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The History And Development Of Roller Coaster Rides
The first trace of roller coasters can be found in 16th century Russia, but they weren’t the fun rides we see today. The original wood-framed slides employed the use of ice to send sledders down slopes that could be as high as 70 feet. The mountains in Russia later provided plenty of summertime fun and attractions by employing the use of wooden carts that were able to roll down ramps.
The first commercial roller coaster ride was featured on Coney Island in the year 1884. Though one would believe that the ride was an instant hit, that was hardly the case. Only truly daring individuals were willing to take a ride, and it was reported that the first roller coaster yielded as much as $600 in profits daily. The ride was rather primitive, but for its time, it was a great feat of early engineering employing the use of gravity. Over the years, the Gravity Switchback Railway (the first roller coaster), gained public recognition and worldwide success, and it started a worldwide craze for coasters.
The Golden Age Of Roller Coasters
Since the inception of the first roller coaster, the designs became, even more, innovative and daring. The progression of technology has helped launch the Golden Age of roller coasters which can be attributed to the 1920s. During this time, coasters that employed shallow dips and high speeds became the norm and set the foundation for the roller coaster rides we see today.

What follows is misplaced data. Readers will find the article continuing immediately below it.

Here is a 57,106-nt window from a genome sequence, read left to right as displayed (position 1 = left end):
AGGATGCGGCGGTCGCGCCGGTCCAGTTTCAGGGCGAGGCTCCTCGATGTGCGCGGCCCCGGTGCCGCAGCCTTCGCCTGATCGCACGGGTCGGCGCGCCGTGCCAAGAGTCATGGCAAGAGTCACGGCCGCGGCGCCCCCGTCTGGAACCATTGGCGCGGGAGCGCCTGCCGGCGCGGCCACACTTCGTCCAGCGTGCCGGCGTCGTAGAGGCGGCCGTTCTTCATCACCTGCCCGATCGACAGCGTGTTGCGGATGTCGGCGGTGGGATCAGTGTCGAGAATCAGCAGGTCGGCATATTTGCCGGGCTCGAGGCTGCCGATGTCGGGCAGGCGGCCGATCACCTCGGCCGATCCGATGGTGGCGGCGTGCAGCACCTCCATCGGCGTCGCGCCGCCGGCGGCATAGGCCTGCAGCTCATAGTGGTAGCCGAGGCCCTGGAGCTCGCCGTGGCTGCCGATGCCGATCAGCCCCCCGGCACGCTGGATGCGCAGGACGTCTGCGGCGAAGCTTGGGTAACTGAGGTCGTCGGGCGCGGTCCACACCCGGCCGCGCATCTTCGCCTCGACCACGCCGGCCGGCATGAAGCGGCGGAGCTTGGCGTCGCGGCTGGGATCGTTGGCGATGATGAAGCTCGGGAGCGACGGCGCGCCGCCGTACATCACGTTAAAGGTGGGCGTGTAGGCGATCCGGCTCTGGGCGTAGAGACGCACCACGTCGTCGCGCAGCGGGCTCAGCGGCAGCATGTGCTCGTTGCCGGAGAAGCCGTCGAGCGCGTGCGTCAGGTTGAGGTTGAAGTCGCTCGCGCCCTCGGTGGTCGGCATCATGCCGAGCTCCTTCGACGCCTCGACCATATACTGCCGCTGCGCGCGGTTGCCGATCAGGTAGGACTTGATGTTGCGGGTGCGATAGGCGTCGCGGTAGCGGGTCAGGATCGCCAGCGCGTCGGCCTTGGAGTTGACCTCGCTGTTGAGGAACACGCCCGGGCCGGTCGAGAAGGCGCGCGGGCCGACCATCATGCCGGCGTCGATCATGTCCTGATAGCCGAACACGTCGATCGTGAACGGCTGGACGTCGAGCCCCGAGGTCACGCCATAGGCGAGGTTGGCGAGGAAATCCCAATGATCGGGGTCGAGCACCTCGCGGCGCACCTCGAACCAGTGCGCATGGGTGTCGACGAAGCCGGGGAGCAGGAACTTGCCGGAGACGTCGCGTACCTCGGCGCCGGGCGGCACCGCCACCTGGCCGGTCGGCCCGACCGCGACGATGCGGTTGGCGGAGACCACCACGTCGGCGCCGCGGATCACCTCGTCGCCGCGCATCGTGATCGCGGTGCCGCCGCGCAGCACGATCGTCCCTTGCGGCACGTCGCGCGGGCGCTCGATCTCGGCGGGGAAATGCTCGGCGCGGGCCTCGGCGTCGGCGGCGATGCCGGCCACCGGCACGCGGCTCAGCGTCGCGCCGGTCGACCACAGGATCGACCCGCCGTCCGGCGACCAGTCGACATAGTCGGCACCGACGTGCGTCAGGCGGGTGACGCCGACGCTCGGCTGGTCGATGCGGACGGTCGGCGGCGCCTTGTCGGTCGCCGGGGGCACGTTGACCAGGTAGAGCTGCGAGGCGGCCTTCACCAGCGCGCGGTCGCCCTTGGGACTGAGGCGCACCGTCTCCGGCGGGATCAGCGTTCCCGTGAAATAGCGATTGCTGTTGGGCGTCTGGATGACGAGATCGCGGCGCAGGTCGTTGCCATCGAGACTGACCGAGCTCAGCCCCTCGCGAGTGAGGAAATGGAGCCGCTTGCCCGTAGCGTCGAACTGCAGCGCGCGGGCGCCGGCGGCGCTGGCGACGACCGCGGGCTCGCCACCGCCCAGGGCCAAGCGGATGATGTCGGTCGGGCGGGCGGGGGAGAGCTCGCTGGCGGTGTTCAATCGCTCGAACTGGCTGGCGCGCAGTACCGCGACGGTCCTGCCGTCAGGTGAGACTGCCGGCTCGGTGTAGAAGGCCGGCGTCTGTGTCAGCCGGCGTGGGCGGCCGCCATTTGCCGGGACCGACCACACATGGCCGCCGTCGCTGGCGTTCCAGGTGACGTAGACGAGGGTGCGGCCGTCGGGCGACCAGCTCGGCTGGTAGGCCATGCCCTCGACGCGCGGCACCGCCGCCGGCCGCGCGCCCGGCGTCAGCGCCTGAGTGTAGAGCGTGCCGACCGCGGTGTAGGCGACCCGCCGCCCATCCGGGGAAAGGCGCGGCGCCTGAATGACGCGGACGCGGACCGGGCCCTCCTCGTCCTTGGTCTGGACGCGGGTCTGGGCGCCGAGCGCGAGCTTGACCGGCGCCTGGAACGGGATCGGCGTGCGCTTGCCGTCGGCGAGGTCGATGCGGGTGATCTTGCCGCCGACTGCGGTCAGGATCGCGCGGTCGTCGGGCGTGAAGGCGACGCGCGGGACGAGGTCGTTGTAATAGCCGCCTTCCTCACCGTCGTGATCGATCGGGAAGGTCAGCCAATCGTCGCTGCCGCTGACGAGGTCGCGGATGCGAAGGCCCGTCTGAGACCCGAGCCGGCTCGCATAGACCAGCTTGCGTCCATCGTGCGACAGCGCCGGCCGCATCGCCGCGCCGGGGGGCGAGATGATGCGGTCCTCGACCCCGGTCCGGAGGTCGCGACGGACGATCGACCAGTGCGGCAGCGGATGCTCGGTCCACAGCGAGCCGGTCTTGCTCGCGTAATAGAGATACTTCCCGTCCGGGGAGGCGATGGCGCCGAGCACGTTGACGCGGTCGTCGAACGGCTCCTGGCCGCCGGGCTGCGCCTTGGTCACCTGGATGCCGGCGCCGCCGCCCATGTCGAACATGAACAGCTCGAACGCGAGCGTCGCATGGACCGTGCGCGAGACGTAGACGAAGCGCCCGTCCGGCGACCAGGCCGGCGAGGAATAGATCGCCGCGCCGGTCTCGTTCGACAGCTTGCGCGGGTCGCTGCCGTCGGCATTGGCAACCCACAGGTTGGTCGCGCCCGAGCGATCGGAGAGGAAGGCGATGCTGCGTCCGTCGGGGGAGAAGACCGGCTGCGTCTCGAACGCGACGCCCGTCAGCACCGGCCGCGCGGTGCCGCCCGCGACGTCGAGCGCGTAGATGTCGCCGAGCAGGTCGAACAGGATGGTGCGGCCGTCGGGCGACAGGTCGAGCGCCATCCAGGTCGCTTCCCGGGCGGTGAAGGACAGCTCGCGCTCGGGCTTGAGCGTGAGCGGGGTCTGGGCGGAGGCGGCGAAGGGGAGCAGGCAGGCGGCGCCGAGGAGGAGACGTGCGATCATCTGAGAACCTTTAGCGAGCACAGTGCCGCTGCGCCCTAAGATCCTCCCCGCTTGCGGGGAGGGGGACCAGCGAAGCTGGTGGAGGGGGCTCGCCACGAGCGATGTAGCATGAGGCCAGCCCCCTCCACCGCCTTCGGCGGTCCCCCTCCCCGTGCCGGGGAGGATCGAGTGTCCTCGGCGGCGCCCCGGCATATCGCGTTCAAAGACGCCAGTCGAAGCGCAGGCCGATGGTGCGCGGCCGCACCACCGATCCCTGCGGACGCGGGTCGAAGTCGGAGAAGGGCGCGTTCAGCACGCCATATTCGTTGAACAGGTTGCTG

During the 1920s, over 2,000 roller coasters were built worldwide. There were big names such as Coney Island’s Cyclone and the Crystal Beach Cyclone in Canada. Unfortunately, very few if any of these rides is still around today, but they forever changed the history of amusement park rides.
The Decline And Rise Of The Roller Coaster
Throughout the 1940s, all the way to the 1960s, social and economic changes put many amusement parks out of business. These decades have led to the deterioration of once famous coaster rides. The coasters that were not reclaimed by nature met devastating fates by the wrecking ball.
Though forgotten for decades, the roller coaster has proven to be a timeless attraction. In the year 1972, Cincinnati, Ohio was the first place to unveil a new ride called the Kings Island Racer. “The Brady Bunch” show helped popularize the ride, and in a way, it launched a new era for roller coasters. Throughout the 1970s, many films were made that featured coasters, and near the end of the decade, an organization was established to help promote and preserve the public’s love for roller coasters.
Preserving The Past
Throughout much of the 80s and 90s, people started to recognize the importance of saving historic wooden roller coaster structures. Many of the first coasters that were still standing were relocated and put back into operation.
Over the years, roller coaster technology has significantly changed and evolved. But, one thing is for certain, the worldwide love affair with coasters isn’t dying out anytime soon.